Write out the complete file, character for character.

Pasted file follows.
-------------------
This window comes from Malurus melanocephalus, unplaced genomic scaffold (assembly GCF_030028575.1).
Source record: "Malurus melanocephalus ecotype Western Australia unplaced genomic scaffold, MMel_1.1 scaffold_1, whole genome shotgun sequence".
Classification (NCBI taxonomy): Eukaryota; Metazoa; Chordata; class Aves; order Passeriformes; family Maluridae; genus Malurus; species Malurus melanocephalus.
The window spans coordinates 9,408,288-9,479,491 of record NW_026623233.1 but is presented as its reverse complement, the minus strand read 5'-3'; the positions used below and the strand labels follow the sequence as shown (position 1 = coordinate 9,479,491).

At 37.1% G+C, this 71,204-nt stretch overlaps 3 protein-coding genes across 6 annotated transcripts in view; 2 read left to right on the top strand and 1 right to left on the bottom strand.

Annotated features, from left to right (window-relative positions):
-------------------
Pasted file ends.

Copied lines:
This window comes from Malurus melanocephalus, unplaced genomic scaffold (assembly GCF_030028575.1).
Source record: "Malurus melanocephalus ecotype Western Australia unplaced genomic scaffold, MMel_1.1 scaffold_1, whole genome shotgun sequence".
Classification (NCBI taxonomy): Eukaryota; Metazoa; Chordata; class Aves; order Passeriformes; family Maluridae; genus Malurus; species Malurus melanocephalus.
The window spans coordinates 9,408,288-9,479,491 of record NW_026623233.1 but is presented as its reverse complement, the minus strand read 5'-3'; the positions used below and the strand labels follow the sequence as shown (position 1 = coordinate 9,479,491).

At 37.1% G+C, this 71,204-nt stretch overlaps 3 protein-coding genes across 6 annotated transcripts in view; 2 read left to right on the top strand and 1 right to left on the bottom strand.

Annotated features, from left to right (window-relative positions):